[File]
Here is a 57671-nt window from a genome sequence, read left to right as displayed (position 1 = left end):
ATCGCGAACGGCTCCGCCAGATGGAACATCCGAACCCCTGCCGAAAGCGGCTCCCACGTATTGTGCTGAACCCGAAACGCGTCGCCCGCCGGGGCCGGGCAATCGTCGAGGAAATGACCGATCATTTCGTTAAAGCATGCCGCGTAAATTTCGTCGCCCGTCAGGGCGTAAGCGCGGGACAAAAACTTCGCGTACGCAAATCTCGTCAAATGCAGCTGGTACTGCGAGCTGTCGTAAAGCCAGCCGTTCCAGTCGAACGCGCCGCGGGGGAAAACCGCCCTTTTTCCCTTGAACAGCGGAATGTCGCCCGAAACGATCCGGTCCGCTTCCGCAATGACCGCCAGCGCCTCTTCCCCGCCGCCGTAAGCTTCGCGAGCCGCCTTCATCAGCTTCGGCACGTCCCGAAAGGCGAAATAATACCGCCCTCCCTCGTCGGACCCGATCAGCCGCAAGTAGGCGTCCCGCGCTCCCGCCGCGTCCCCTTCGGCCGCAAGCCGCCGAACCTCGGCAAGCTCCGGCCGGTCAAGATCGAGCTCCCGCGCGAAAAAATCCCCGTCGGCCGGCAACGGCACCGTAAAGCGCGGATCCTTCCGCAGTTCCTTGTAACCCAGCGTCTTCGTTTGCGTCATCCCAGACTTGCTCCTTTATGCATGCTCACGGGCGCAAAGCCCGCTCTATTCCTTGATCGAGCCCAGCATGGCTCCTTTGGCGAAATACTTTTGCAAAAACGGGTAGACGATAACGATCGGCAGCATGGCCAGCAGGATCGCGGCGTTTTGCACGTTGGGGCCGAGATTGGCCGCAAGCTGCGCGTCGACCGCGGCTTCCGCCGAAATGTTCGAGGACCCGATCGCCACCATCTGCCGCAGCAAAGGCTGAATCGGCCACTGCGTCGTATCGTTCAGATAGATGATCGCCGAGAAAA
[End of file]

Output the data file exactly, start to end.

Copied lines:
Here is a 57671-nt window from a genome sequence, read left to right as displayed (position 1 = left end):
ATCGCGAACGGCTCCGCCAGATGGAACATCCGAACCCCTGCCGAAAGCGGCTCCCACGTATTGTGCTGAACCCGAAACGCGTCGCCCGCCGGGGCCGGGCAATCGTCGAGGAAATGACCGATCATTTCGTTAAAGCATGCCGCGTAAATTTCGTCGCCCGTCAGGGCGTAAGCGCGGGACAAAAACTTCGCGTACGCAAATCTCGTCAAATGCAGCTGGTACTGCGAGCTGTCGTAAAGCCAGCCGTTCCAGTCGAACGCGCCGCGGGGGAAAACCGCCCTTTTTCCCTTGAACAGCGGAATGTCGCCCGAAACGATCCGGTCCGCTTCCGCAATGACCGCCAGCGCCTCTTCCCCGCCGCCGTAAGCTTCGCGAGCCGCCTTCATCAGCTTCGGCACGTCCCGAAAGGCGAAATAATACCGCCCTCCCTCGTCGGACCCGATCAGCCGCAAGTAGGCGTCCCGCGCTCCCGCCGCGTCCCCTTCGGCCGCAAGCCGCCGAACCTCGGCAAGCTCCGGCCGGTCAAGATCGAGCTCCCGCGCGAAAAAATCCCCGTCGGCCGGCAACGGCACCGTAAAGCGCGGATCCTTCCGCAGTTCCTTGTAACCCAGCGTCTTCGTTTGCGTCATCCCAGACTTGCTCCTTTATGCATGCTCACGGGCGCAAAGCCCGCTCTATTCCTTGATCGAGCCCAGCATGGCTCCTTTGGCGAAATACTTTTGCAAAAACGGGTAGACGATAACGATCGGCAGCATGGCCAGCAGGATCGCGGCGTTTTGCACGTTGGGGCCGAGATTGGCCGCAAGCTGCGCGTCGACCGCGGCTTCCGCCGAAATGTTCGAGGACCCGATCGCCACCATCTGCCGCAGCAAAGGCTGAATCGGCCACTGCGTCGTATCGTTCAGATAGATGATCGCCGAGAAAA